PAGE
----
Roads 'will deteriorate badly if cuts continue'
on 08/02/2013 00:00:00
The NRA fears that if such regular maintenance is not carried out, it will lead to greater demands on its road rehabilitation budget, which also has been slashed by 50% to €100m.
Mr Barry told the Dáil Public Accounts Committee that such a reduced road maintenance budget was not sustainable in the long-term, although it was "not the end of the world" for just one year.
Mr Barry stressed that the ultimate cost of keeping the national road network in a good condition would be substantially more expensive if maintenance was not carried out on a regular basis.
The roads authority also defended the payment of €15m to the two public private partnerships (PPPs) which operate the M3 Clonee-Kells and the Limerick Tunnel since 2010 in compensation for traffic levels failing to reach agreed targets on both routes.
Compensation for the M3 toll operators rose from €524,000 in 2010 to almost €2.5m last year, while payouts to the Limerick Tunnel operator increased from €1.25m in 2010 to almost €5m in 2012.
Mr Barry said the reduced traffic levels due to the economic downturn made it likely that compensation would have to be paid to the M3 toll operators until 2025 and the Limerick Tunnel operators up to 2041.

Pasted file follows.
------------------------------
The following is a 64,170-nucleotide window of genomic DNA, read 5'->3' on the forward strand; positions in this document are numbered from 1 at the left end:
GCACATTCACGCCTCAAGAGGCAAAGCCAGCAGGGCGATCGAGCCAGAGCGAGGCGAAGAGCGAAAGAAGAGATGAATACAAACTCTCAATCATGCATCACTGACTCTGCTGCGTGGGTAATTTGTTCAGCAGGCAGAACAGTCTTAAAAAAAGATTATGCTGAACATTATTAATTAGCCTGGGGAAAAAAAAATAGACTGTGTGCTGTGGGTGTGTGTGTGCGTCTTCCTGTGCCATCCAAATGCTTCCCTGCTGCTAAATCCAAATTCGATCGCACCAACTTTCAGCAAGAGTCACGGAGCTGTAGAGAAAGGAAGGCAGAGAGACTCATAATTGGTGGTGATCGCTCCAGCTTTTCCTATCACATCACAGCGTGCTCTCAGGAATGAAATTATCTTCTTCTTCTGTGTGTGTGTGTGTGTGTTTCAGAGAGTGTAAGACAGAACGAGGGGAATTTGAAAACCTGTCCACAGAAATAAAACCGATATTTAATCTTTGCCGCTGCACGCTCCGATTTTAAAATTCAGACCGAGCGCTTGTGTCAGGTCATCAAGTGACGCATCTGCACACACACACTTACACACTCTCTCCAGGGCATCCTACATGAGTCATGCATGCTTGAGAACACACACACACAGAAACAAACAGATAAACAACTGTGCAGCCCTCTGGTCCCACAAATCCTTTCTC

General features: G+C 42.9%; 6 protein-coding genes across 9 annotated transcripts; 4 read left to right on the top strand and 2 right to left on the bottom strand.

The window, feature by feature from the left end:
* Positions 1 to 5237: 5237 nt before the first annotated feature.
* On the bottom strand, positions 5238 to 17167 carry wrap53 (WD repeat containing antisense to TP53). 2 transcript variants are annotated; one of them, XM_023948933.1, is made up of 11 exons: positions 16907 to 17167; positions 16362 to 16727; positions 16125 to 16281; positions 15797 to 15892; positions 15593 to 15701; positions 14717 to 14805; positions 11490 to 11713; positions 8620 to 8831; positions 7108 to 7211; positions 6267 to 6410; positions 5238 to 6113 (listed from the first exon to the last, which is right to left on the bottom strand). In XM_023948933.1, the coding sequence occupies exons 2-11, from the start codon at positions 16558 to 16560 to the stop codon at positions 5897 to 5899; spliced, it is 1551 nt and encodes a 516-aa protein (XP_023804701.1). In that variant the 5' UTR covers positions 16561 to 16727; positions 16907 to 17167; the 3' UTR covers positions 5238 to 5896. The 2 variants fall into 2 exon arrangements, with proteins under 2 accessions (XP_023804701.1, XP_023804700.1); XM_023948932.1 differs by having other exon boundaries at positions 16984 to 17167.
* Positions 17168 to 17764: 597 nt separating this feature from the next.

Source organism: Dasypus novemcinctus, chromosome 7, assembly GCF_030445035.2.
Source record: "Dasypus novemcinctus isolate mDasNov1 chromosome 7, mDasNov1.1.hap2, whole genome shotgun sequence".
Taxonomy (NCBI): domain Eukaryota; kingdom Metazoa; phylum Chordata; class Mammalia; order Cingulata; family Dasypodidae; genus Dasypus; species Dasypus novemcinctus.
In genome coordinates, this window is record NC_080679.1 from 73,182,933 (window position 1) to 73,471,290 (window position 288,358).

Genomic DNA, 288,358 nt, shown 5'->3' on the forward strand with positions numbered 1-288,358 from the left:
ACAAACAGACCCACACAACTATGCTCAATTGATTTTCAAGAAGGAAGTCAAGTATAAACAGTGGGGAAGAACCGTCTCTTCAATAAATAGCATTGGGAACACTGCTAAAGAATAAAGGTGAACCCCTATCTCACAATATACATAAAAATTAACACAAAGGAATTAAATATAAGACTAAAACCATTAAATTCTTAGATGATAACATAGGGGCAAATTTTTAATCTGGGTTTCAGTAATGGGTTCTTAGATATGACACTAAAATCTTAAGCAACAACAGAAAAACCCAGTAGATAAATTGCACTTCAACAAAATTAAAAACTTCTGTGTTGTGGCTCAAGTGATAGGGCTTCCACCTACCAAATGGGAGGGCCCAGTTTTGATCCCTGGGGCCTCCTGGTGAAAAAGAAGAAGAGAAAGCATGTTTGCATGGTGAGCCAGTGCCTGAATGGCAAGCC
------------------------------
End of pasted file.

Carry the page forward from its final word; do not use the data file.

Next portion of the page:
However, he insisted that it was still clear that the cost of both road projects had delivered good value in terms of reduced road crashes and improved journey times.
The committee heard that PPPs were still carrying two-thirds of the burden of traffic levels failing to meet their targets.
He claimed the NRA's sharing of the risk strategy is "working really well."
Mr Barry pointed out the PPPs, which operate the country's 11 tolled roads cumulatively lost money in 2012.
He told the committee that the compensation levels paid to some PPPs will only reduce in the event that the economy recovers with an associated increase in traffic levels.
Most consortia bidding for road-building PPPs by the mid-2000s were unwilling to bid on carrying the full traffic risk, he explained.
Mr Barry claimed it was now impossible to get any company interested in a future PPP project to even share such a risk.